• 13. Digital Formats New Adult novels reach a wider audience in digital formats. Rose Hiliard, Editor at St. Martin’s Press “Those who read on devices seem more concerned with intense, immediate action and have less patience for subtlety, texture, nuance, and descriptive language—qualities that work much better in print.” Klems, Brian. "New Adult: The Next Big Thing?" Writer's Digest 15 Nov. 2013. Print.
  • 14. Elements of Success Independent e-book publishing has been the driving force behind the rapid growth of NA. Online venues encourage NA authors and novels that were usually shut out of the regular market to create their own place.
  • 15. Book Promotion New Adult started as a grassroots phenomenon driven by readers and the savvy self-publishing authors. Word of Mouth Social Media Bloggers –blogs such as A Tapestry of Words Online book hubs – Goodreads Newer co-op websites- NA Alley
  • 16. Core NA Books Published by Indie Authors Abbi Glines The Vincent Boys, The Vincent Brothers Jamie McGuire Beautiful Disaster, Walking Disaster Cora Carmack Losing It Series Colleen Hoover Hopeless, Slammed Jay Crownover Marked Men Series Tamara Webber Easy, Breakable and Sweet
  • 17. Most read NA titles this week RoomHate by Penelope Ward Soulless by T.M. Frazier A Court of Thorns and Roses by Sarah J. Maas Never Never by Colleen Hoover and Tarryn Fisher November 9 By Colleen Hoover Confess by Colleen Hoover Beautiful Burn by Jamie McGuire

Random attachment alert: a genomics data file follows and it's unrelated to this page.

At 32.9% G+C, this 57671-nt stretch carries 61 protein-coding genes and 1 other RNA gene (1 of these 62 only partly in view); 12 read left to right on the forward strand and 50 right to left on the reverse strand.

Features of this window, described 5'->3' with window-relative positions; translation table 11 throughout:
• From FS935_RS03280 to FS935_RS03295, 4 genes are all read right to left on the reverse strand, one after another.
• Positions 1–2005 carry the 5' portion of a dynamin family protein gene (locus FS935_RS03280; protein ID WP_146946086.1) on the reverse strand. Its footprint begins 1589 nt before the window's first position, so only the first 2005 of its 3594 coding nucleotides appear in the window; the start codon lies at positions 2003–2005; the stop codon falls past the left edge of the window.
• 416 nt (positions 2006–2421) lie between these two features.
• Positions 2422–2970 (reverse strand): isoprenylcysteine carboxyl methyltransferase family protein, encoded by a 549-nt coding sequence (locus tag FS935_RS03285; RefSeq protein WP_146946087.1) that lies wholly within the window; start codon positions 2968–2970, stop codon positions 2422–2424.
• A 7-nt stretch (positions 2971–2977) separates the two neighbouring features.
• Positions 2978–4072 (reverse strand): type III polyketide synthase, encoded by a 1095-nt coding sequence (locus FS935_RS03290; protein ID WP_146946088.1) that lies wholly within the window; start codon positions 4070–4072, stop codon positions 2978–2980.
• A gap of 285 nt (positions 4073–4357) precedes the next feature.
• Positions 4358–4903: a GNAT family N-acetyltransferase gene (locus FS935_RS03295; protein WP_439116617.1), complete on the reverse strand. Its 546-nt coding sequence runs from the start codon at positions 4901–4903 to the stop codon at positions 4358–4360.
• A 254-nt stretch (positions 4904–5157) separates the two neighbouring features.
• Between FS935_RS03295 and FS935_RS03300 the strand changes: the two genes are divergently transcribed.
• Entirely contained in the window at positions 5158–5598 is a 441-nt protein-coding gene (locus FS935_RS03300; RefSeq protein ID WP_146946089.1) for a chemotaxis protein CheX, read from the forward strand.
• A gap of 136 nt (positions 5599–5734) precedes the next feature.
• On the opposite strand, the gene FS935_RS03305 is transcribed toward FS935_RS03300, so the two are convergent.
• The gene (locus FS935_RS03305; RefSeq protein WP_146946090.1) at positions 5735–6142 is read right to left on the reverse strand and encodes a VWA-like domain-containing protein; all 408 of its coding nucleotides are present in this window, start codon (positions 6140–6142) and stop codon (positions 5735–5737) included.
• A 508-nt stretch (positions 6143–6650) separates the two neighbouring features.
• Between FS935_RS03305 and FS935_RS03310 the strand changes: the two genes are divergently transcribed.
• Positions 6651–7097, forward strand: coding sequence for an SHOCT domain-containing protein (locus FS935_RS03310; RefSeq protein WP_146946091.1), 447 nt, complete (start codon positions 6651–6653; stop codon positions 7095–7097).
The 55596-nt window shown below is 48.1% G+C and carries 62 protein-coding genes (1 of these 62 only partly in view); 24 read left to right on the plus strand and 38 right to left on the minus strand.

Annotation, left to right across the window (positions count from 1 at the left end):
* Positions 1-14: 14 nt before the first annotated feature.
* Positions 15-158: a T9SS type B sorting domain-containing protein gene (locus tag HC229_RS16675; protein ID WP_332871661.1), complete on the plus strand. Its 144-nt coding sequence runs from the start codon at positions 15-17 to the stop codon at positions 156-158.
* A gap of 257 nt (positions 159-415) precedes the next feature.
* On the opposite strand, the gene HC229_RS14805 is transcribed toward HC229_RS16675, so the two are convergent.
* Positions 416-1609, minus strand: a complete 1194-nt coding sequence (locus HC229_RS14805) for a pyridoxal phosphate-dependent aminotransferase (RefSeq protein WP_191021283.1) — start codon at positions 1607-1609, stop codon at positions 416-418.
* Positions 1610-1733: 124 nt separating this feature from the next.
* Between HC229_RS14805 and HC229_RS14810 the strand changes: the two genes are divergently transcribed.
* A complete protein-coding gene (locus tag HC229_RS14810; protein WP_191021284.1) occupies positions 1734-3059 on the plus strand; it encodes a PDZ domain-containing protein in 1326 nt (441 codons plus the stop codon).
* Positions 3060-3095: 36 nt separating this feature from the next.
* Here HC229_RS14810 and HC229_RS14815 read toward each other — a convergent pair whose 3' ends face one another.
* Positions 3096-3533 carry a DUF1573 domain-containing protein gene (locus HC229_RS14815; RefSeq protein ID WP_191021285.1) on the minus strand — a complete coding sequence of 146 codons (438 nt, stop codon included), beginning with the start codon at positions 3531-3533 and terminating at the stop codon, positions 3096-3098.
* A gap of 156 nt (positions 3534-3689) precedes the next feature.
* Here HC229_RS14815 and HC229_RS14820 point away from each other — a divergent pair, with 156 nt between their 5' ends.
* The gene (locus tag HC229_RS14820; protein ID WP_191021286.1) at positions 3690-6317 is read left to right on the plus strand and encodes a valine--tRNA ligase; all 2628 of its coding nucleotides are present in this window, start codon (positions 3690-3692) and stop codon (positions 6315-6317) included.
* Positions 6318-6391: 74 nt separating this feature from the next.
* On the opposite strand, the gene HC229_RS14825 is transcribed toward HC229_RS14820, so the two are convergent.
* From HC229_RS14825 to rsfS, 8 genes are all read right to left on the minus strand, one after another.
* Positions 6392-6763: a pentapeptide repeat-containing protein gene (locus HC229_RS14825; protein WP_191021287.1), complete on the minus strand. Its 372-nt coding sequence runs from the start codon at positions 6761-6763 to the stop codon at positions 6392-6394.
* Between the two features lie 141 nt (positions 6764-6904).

• 18. NA Alley New Adult Titles Breaking New Ground for Print Distribution  On September 2nd, New Adult pioneer Jamie McGuire announced a ground breaking distribution deal for indie publishing.  For the first time ever, the books that she has put out on her own are going to be available in a brick-n- mortar superstore, specifically Walmart.  McGuire jumped out ahead of the New Adult trend years ago when she published Beautiful Disaster, and she's stayed ahead of the curve ever since. But with this deal, she's actually laying new ground for indie and New Adult alike.
  • 19. NA Content Controversy Public Criticism – NA is “sexed-up YA” comes on the heels of the Fifty Shades of Grey phenomenon Marketing schemes using erotically charged themes to entice teens to read NA Sara Megibow, agent with Nelson Literary Agency disagrees with the public criticism of NA. “The good New Adult submissions I’ve seen tend to focus on the conflicts of early adulthood—dating, jobs, first apartments, money, identity, self-sufficiency.” Klems, Brian. "New Adult: The Next Big Thing?" 15 Nov. 2013. Print.